After I switched the TV set to the correct input, I was greeted by a slick setup animation that cycled through various steps to get the AllShare Cast Hub up and running. Unfortunately, while the graphics were stylish and clearly indicated what I had to do visually, their accompanying written captions were anything but straightforward.
For example I easily understood that I had to navigate to my Samsung Galaxy S III handset’s settings menu to enable the AllShare wireless function. I found onscreen directions to “press the reset key of the dongle when the red indicator starts blinking” completely mystifying. No reason for doing this action was given aside from that it was, “To connect new AllShare device.”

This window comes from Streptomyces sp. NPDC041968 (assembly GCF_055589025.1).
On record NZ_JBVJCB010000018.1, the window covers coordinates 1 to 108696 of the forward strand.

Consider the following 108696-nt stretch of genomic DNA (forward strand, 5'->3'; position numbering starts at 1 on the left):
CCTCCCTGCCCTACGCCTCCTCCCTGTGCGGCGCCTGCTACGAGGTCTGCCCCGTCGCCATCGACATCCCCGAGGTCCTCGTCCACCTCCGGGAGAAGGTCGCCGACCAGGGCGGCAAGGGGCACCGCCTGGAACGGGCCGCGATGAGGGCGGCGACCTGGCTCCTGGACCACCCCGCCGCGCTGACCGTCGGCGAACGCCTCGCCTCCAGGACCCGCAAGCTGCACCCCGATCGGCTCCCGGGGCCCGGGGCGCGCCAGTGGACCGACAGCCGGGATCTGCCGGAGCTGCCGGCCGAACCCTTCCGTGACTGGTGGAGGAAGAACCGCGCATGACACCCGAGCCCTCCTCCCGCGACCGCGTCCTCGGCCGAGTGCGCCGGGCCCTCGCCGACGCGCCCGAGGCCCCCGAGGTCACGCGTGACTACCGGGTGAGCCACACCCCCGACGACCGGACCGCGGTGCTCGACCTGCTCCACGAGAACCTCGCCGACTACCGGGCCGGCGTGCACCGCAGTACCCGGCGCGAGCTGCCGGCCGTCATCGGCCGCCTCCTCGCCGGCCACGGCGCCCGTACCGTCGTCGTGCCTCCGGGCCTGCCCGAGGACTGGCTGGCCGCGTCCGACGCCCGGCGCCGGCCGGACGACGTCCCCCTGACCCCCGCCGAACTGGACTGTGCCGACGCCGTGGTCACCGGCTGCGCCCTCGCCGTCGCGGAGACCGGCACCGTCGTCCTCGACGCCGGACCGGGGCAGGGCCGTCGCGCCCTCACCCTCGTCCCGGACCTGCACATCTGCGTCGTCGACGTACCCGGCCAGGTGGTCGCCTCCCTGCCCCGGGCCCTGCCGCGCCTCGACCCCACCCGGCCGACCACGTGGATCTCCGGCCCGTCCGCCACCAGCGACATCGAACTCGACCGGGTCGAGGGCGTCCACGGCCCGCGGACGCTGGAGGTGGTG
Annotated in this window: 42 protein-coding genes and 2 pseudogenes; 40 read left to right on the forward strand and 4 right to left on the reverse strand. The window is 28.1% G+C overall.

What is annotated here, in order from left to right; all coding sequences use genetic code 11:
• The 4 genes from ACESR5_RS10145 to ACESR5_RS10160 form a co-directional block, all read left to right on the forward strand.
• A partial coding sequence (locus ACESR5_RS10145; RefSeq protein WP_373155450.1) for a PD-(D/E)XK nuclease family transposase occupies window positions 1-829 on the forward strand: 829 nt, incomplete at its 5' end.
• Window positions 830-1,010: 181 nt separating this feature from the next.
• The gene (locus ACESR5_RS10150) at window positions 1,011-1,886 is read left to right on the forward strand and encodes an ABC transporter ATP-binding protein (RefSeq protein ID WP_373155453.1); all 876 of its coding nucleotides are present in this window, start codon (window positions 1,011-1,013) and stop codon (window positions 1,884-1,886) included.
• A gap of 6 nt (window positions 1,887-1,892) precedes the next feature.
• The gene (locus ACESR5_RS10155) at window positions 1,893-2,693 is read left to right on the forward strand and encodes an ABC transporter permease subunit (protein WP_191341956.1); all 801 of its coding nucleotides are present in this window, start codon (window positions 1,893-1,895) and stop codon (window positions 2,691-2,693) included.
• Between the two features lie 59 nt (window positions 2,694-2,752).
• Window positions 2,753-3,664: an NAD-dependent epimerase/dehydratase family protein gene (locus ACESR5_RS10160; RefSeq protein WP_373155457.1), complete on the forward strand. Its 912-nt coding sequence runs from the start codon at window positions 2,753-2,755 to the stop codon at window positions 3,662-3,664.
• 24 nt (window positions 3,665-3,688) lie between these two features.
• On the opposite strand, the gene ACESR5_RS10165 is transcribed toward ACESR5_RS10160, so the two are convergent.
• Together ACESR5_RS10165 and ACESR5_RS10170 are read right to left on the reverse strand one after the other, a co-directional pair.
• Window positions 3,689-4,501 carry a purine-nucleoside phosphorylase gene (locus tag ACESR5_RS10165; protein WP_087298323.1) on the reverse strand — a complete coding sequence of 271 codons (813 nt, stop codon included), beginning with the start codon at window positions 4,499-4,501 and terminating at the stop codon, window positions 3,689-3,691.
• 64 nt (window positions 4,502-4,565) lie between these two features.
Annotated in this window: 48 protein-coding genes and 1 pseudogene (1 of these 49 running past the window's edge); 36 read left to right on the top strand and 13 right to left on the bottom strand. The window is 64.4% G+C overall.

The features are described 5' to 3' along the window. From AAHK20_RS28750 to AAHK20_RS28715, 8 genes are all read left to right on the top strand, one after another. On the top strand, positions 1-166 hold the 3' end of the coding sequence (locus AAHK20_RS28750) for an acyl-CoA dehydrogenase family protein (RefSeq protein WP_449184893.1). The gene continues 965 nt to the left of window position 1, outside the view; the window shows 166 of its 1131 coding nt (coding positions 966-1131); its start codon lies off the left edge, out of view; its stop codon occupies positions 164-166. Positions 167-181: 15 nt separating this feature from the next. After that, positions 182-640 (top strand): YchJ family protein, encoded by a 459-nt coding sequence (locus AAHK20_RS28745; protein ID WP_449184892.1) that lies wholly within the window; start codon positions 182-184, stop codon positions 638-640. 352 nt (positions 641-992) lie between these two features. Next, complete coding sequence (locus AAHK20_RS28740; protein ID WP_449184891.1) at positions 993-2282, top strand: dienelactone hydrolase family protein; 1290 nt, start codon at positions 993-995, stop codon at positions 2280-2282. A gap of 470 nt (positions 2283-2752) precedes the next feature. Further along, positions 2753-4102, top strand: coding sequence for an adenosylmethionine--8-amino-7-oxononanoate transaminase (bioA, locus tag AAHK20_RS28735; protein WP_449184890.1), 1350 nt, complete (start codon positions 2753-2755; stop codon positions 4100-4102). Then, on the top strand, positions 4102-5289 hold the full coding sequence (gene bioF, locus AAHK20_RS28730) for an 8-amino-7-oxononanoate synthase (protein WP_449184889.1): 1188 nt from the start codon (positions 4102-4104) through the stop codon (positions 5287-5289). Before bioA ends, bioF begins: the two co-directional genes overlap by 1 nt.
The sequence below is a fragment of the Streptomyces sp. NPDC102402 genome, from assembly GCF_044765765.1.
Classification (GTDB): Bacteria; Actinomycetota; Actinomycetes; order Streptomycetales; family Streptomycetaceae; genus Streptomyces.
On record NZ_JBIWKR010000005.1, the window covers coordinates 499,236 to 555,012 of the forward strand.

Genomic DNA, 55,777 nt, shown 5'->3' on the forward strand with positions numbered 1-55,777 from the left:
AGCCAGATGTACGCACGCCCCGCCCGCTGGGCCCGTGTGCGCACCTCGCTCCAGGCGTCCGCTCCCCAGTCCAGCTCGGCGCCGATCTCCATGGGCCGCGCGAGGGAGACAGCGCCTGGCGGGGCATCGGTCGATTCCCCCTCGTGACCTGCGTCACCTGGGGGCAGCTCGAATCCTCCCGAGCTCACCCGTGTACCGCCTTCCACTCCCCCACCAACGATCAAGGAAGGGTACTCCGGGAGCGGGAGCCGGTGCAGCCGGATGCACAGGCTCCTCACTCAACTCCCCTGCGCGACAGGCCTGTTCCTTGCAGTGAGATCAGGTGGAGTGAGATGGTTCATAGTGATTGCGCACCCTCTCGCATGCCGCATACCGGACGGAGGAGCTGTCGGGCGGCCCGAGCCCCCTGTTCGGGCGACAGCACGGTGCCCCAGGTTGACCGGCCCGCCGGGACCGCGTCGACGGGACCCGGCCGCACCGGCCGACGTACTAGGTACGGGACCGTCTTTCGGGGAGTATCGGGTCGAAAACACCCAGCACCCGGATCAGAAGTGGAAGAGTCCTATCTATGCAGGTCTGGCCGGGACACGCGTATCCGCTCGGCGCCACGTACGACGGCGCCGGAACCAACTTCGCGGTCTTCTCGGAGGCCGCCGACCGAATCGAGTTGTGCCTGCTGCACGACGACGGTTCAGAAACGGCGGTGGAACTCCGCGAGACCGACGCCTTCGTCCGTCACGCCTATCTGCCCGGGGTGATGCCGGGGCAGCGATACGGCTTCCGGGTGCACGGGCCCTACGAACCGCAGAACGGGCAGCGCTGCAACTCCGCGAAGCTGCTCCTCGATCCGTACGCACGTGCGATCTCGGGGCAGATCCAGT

It wasn’t until I consulted the included printed documents that I learned I had to press the reset button for almost 30 seconds until the AllShare Cast’s indicator light shifted from a blinking red to a steady blue. It’s then and only then that I could successfully link my phone to the Hub.
Once connected properly, I saw everything the Galaxy S III’s screen displayed replicated on my HDTV. This included Android menus, apps, and even games. I successfully listened to music and HD video streamed to my TV screen via my test phone. It was also mildly entertaining to play a few rounds of Angry Birds across a 55-inch canvas. One potential issue, though, is that the AllShare Cast Hub lacks discrete audio ports of any kind, so connecting the gadget to older home theater receivers (non HDMI) isn’t possible.